Sharechat Logo

NZ commodity prices fall in November on weaker dairy

Tuesday 5th December 2017

Text too small?

New Zealand commodity prices slipped further in November, with dairy prices leading the pack lower although the softening was across the board.

The ANZ Commodity Price index slipped 0.9 percent to 291.9 in November and was up 6 percent in the year. In New Zealand dollar terms, the index was at 223.3, up 1.5 percent in the month and 12 percent in the year as the New Zealand dollar continued to fall against major trading partners.

The kiwi dollar has come under significant pressure due to political uncertainty after the change in government. The trade-weighted index was recently at 72.39 and was down 2.1 percent last month.

"All up, the cyclical top is in for New Zealand’s export values, with dairy prices under more pressure," ANZ Bank New Zealand agri economist Con Williams said. "Supply considerations will continue to hold sway, but solid demand in most markets and sectors should provide some durability. Combined with a lower NZD this is helping buffer local exporter returns."

Nine of 17 subcomponents fell and only five rose in the latest month, so the softening was broad-based, Williams said.

Dairy prices fell, with whole milk powder prices down 6.2 percent in the month and skim milk powder falling 6 percent. Williams said New Zealand production of whole milk powder had exceeded expectations and buyers are taking a "wait and see" approach as inventories build up in China, with skim milk powder hit by improvements in European milk supply and expectations the intervention scheme will be changed to a tendering process, which provides no defined price floor.

"The pressure on SMP has been depressing prices for other protein products too, such as casein and caseinates," Williams said. "In particular demand from the US and Mexico appears to have softened for casein." 

Meat prices held up, with lamb down just 0.5 percent, better than its usual seasonal fall and venison remaining at record highs. Seafood prices were flat.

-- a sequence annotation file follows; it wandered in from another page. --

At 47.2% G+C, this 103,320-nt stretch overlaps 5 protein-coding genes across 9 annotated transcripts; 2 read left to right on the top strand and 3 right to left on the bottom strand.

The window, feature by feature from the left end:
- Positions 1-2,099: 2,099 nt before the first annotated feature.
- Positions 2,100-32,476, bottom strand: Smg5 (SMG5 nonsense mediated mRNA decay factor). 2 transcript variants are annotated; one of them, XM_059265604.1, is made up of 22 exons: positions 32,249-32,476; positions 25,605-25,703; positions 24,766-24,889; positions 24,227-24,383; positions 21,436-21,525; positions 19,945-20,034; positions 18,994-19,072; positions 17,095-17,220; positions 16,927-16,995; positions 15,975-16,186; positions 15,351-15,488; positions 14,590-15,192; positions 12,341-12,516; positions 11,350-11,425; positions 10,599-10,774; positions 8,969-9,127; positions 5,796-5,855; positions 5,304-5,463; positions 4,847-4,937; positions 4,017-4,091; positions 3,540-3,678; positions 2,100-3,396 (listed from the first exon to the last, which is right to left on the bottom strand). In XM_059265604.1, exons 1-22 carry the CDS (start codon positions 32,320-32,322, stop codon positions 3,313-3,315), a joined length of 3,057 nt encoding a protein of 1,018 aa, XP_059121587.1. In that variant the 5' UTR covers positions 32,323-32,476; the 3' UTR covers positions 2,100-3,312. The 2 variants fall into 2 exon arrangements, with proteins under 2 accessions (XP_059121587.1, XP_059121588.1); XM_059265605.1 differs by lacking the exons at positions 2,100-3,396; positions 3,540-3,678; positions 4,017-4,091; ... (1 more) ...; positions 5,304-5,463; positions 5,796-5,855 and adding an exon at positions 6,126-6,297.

Horticulture prices lifted 3.9 percent in the month, with kiwifruit bolstered by lower local supply and softer European production.

Forestry continued to gain, with wood pulp prices up 13 percent in the month on strong Chinese demand, low inventories and supply disruptions for other major suppliers. Log export prices were up 0.9 percent. Aluminium prices fell 1.5 percent as forced Chinese smelter production cuts came into effect. 

(BusinessDesk)

  General Finance Advertising    

Comments from our readers

No comments yet

Add your comment:
Your name:
Your email:
Not displayed to the public
Comment:
Comments to Sharechat go through an approval process. Comments which are defamatory, abusive or in some way deemed inappropriate will not be approved. It is allowable to use some form of non-de-plume for your name, however we recommend real email addresses are used. Comments from free email addresses such as Gmail, Yahoo, Hotmail, etc may not be approved.

Related News:

NZ dollar headed for 1.3% weekly gain on expectations of a Fed rate cut
RBNZ knock-back gives Resolution chance to low-ball AMP - Jarden
Rail hubs may not boost Napier Port log trade
O'Connor looks to overhaul Biosecurity Act, improve animal tracing
Denton Morrell undefended at liquidation hearing
Contact steam to heat Norske Skog pellet business secured
Air NZ to amend booking engine after lawyer’s complaint
Ross McEwan to take helm at NAB
KPMG says bank capital proposals will wreck havoc on dairy farmers
Mild weather saps Vector's June-qtr volumes

IRG See IRG research reports